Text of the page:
Just to balance it out - this is the gravesite of my great great grandpa Patterson

One More Stop

It was 9pm and nearing the end of a very emotional, yet fulfilling day. I was exhausted, but the phone rang and it was Harry Hemphill who said we should put our shoes back on and go to the O’Cahan Arms for a pint to see what the town is like in the evening. Upon walking in I announced, “"I know our accents aren't the same, but my family dates back to this town from hundreds of years ago." All heads turned and then the barkeep, whose family has owned that pub since the 1700’s asked for my family names. I proudly announced with my newfound knowledge: “Patterson, Gordon and McCormick” there was general nodding all around. Patrick, the kind barkeep took an old ledger down from a shelf and brushed off the cobwebs. After a few minutes of searching, he showed me this from 1913. 

That’s my great grandfather’s brother’s tab from 110 years ago. Isn’t that incredible? I bought the pub a round and thought I’d never make it home with the returned hospitality that was flooded upon us. A sweet old man even offered his card and said if we needed any help, he was just a phone call away. Who doesn’t love the Irish?

Your man on point,

Irish Bobby

Sunday, January 15, 2023

The British Isles Part 1

Jess Davies crewed for me from Bali to Sorong Indonesia. Great lady!

Like the escapees from Dunkirk decades before, we fled France, crossed the channel and headed for Ramsgate. We had a friendly soft-landing waiting for us. I was eager to speak English with the originators. It had been a while. Our first impressions were the atrocious roads and the friendliness of the people. These folks are Argentinian cordial, but the roads are Albanian bad. I still love it here.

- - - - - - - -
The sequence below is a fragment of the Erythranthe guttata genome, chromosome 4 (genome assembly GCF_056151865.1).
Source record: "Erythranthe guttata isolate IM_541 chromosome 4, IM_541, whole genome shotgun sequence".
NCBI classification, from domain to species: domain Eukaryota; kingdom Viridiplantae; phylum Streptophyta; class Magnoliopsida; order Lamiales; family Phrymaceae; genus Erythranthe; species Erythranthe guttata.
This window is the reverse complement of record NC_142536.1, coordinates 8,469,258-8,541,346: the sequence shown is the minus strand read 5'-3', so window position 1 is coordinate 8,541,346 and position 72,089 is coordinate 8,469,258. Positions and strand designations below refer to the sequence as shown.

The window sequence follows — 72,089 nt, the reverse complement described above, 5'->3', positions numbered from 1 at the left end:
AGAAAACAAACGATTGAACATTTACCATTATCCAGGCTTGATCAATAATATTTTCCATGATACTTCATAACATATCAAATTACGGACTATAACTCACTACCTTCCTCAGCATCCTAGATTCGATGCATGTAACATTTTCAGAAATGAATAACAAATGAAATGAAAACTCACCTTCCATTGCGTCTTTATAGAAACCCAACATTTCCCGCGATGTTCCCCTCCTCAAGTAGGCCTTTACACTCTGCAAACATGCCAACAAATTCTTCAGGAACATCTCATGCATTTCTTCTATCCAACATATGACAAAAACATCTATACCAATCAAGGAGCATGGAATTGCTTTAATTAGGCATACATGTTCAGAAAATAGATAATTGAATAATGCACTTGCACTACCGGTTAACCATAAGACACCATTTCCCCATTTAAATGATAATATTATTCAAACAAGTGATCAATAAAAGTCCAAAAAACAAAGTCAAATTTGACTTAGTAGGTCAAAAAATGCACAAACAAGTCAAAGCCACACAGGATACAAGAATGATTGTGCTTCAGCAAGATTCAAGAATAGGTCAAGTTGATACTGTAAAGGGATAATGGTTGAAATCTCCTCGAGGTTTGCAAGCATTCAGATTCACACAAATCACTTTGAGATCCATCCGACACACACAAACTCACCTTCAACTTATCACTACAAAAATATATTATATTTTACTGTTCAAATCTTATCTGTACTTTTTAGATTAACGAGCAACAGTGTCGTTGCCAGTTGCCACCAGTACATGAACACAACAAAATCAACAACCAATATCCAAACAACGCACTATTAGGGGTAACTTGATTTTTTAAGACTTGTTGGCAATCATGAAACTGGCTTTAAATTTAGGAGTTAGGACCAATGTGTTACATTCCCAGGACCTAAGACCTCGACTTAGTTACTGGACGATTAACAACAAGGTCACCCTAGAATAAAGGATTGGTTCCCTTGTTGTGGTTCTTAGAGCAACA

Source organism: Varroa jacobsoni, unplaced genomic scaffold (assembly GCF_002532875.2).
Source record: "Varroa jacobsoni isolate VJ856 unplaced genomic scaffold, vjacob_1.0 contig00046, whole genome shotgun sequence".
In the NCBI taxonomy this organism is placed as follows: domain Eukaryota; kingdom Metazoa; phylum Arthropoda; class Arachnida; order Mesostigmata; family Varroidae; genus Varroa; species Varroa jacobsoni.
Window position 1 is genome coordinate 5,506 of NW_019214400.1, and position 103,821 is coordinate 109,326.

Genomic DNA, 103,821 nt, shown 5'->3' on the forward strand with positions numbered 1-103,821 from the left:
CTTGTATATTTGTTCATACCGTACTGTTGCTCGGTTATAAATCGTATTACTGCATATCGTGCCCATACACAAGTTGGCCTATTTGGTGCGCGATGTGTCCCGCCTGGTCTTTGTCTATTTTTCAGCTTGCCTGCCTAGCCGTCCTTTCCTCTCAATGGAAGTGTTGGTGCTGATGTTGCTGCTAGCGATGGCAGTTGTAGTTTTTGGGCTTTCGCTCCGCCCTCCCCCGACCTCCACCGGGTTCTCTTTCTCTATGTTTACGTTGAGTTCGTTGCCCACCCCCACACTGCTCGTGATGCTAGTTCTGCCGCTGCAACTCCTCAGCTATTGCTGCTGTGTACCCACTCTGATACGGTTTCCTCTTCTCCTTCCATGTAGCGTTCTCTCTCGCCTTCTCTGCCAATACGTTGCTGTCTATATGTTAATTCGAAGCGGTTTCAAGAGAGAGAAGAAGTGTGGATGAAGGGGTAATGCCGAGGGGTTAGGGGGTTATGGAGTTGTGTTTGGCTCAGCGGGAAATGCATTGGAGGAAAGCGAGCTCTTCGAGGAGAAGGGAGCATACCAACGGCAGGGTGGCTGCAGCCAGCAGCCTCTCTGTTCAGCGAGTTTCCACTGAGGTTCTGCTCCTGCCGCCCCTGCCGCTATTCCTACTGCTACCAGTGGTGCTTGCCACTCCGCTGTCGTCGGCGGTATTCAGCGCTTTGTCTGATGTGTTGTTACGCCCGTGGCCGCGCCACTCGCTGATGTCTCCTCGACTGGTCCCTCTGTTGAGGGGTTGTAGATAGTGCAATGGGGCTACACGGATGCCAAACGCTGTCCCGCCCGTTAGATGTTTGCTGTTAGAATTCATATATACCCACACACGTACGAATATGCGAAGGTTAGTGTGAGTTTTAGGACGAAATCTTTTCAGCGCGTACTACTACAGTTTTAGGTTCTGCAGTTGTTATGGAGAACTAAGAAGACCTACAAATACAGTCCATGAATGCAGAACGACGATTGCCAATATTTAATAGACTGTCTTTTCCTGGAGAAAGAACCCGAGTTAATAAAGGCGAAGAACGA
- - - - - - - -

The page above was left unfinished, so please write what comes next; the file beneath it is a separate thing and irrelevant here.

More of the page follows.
Fiona and Andy cooked and put us up for the night. Great friends from long ago

 If you have a budget and a limited calendar - You can skip Bath. Bit of a letdown. Great marketing job with very little payoff. At least it was expensive and the roads were dangerous.


Scott and Babs are dear friends from my sailing days in Indo. 

They met us at the intersection of “small town meets smaller village” and escorted us to their home turf in Mowgan Porth. We stayed for nights of revelry and days of rekindled friendship. It’s great to be able to connect my past sailing friends with my wonderful Cocoa Bear and these new chapters.
West Coast Paradise

The roads are so skinny and Encore is so large that I slapped a strangers mirror off his vehicle. Turns out my friend Scott knew him. I bought the disgruntled bloke a drink a few nights later and 20 minutes after that he returned the favor. Pub culture dictates that we are now fast friends. Look out - I now terrorize the roads of Cornwall with impunity.
Aleja rocks the talent show!

The gorgeous forest walks of Cornwall